Over time, evolution molded the anatomy of different animals, discarding unneeded features and perfecting others that aid in survival of a particular species. Cats have a curious anatomical feature – a little pouch-like pocket at the base of their ears that has a nifty name, but what is its function?
The Feline Ear
A cat’s ears are designed to pick up the high pitched sounds made by their prey. Cats can rotate their ears 180 degrees and hear higher and lower frequencies than dogs. There is a fuzzy little pocket on the outer part of the ear that isn’t commonly found in other animals, except the Fennec fox, bats and a few dog breeds. The scientific name for this small slit is cutaneous marginal pouch, but it’s more commonly called Henry’s pocket. It’s nothing more than a fold of skin, but the purpose of Henry’s pocket is as much of a mystery as the origin of its name. The design of the ear could provide some insight into the function of Henry’s pocket, although the only thing scientists have right now are theories.
The overall makeup of the feline ear has three parts – the outer ear, middle ear and inner ear. When looking at the ear, the triangle-shaped part we see is the outer ear called the pinna, which funnels sound waves into the ear canal to the middle ear. Small bones then send vibrations to the inner ear. Henry’s pocket is found on the outer part of the pinna at the base.
One theory is that the Henry’s pocket may help kitties detect high pitched sounds, especially while hunting when it’s common for the ear to be angled. The ability to accurately locate a sound is essential for a predator like the cat, who can pinpoint the specific direction and distance of a squeak or rustle to within 5 degrees. The hearing of cats is so keen they can discriminate even the slightest variation between sounds 3 feet away, and even determine the size of the animal making the noise. Being able to hear a wider range of sounds and differentiate between sounds gives felines a better chance of detecting prey, as well as predators they need to avoid.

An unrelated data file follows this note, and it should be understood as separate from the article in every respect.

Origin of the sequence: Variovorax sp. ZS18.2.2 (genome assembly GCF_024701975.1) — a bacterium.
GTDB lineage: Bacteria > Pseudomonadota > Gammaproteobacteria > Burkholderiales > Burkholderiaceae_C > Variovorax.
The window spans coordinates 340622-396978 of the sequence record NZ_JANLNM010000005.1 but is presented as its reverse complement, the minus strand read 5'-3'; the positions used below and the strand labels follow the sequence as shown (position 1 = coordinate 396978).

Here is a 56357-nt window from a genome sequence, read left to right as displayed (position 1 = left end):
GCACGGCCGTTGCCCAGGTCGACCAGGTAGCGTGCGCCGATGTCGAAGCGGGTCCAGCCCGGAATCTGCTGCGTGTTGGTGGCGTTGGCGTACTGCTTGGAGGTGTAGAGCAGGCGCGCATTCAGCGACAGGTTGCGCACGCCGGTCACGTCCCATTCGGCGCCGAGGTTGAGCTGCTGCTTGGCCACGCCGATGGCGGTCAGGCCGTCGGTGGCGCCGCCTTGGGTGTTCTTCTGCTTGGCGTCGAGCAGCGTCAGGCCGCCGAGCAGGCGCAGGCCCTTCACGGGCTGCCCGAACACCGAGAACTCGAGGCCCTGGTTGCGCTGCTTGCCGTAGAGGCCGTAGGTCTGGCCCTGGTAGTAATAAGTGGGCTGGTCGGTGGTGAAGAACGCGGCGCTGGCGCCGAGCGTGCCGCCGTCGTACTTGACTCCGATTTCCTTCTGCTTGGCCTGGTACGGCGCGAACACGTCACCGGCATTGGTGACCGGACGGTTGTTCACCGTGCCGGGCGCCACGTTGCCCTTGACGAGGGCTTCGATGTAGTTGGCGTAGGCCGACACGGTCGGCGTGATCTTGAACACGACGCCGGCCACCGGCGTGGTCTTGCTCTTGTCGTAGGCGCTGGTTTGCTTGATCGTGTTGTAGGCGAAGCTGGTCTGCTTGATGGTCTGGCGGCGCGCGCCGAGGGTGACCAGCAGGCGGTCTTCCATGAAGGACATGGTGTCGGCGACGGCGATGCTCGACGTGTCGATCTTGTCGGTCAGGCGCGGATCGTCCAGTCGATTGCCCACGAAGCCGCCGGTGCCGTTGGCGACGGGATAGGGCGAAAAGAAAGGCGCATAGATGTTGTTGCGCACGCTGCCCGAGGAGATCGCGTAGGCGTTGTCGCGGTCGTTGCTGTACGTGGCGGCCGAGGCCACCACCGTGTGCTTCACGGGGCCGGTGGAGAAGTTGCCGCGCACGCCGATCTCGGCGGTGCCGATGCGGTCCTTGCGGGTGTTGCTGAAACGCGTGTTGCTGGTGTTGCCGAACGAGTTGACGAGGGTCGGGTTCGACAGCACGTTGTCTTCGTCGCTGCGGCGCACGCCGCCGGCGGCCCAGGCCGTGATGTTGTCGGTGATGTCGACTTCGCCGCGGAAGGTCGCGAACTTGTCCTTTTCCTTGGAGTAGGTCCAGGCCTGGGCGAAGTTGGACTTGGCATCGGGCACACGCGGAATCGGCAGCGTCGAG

Another theory is that the pocket helps enhance the detection of sounds. When a cat angles her ear, the pouch helps to make the action more efficient. Each ear has 32 muscles that allow a cat to move them independently. This makes it possible for a kitty to move her body in one direction while pointing her ear in another direction.
A third theory is that those cute little slits help dogs with a Henry’s pocket flatten their ears, but cats don’t fold their ears like canines do. However, the slits might add a little more flexibility to the ears and make it easier for cats to express their discomfort, fear, anger or contentment by the position of their ears. A growling or hissing cat folds her ears back against her head to indicate what she’s feeling. The ears are pulled back when listening to a sound behind her, and a yawn causes the ears to fold back.
Of course, it’s always possible that the slit has absolutely no function whatsoever, but that’s probably not the case. Survival is dependent on efficient adaptation, so there likely is a reason for the pocket that hasn’t yet been discovered.
What is certain about Henry’s pocket is it’s a breeding ground for ear mites; ticks also love to hang out in it. The area is dark and can be moist – an inviting place for fungal infections and bacteria. So it’s important to keep an eye open for any uninvited pests taking up residence in your cat’s cutaneous marginal pouch.